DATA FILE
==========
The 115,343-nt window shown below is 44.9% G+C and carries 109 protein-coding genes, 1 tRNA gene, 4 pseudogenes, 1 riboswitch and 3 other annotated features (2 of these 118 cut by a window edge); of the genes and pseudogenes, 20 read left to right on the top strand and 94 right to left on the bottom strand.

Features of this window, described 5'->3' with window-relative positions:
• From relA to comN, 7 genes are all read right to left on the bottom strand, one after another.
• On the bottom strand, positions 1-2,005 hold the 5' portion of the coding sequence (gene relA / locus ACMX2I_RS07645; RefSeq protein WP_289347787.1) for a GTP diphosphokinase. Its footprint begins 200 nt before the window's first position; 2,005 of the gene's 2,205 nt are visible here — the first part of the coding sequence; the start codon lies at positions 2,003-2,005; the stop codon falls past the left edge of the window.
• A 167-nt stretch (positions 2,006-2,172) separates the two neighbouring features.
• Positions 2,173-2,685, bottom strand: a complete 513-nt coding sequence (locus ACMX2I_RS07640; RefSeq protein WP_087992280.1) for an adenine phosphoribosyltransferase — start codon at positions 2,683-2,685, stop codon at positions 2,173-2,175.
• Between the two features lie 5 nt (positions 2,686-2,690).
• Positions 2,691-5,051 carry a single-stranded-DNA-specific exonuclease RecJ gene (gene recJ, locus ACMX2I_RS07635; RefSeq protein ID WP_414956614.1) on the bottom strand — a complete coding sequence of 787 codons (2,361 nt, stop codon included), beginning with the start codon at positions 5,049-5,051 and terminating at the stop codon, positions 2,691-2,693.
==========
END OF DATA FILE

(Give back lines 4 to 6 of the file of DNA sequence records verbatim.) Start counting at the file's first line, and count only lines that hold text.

• On the bottom strand, positions 1-2,005 hold the 5' portion of the coding sequence (gene relA / locus ACMX2I_RS07645; RefSeq protein WP_289347787.1) for a GTP diphosphokinase. Its footprint begins 200 nt before the window's first position; 2,005 of the gene's 2,205 nt are visible here — the first part of the coding sequence; the start codon lies at positions 2,003-2,005; the stop codon falls past the left edge of the window.
• A 167-nt stretch (positions 2,006-2,172) separates the two neighbouring features.
• Positions 2,173-2,685, bottom strand: a complete 513-nt coding sequence (locus ACMX2I_RS07640; RefSeq protein WP_087992280.1) for an adenine phosphoribosyltransferase — start codon at positions 2,683-2,685, stop codon at positions 2,173-2,175.